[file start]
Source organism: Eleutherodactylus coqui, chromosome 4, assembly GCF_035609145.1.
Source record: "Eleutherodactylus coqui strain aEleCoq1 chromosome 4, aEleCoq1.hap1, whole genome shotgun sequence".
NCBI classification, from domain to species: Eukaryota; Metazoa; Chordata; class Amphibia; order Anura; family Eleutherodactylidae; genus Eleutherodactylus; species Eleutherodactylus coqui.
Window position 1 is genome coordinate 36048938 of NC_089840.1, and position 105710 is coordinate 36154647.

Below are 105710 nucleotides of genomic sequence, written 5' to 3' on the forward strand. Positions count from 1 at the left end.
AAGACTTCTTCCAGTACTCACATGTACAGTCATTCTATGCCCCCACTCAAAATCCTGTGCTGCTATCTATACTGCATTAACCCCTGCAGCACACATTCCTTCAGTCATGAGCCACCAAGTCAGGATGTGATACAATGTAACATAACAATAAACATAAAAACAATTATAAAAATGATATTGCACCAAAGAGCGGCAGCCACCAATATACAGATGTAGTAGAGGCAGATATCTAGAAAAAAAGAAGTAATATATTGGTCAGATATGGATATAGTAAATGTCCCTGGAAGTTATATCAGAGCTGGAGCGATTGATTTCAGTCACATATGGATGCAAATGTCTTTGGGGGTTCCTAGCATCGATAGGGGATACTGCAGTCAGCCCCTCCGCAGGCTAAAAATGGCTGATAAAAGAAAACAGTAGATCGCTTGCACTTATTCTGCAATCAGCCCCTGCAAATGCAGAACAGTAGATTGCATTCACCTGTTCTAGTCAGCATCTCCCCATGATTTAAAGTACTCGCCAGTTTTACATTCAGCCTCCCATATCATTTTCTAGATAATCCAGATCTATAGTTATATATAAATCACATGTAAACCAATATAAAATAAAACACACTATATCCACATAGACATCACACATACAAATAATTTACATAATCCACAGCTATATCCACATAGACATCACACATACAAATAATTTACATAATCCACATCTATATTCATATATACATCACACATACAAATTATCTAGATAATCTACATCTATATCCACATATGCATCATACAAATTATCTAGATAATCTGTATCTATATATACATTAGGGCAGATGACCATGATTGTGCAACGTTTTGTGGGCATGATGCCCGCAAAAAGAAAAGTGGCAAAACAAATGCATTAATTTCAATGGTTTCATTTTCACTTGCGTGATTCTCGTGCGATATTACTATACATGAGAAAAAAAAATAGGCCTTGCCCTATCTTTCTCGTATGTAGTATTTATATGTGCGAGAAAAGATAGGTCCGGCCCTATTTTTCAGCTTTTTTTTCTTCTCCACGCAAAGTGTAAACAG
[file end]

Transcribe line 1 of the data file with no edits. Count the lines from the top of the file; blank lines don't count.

Source organism: Eleutherodactylus coqui, chromosome 4, assembly GCF_035609145.1.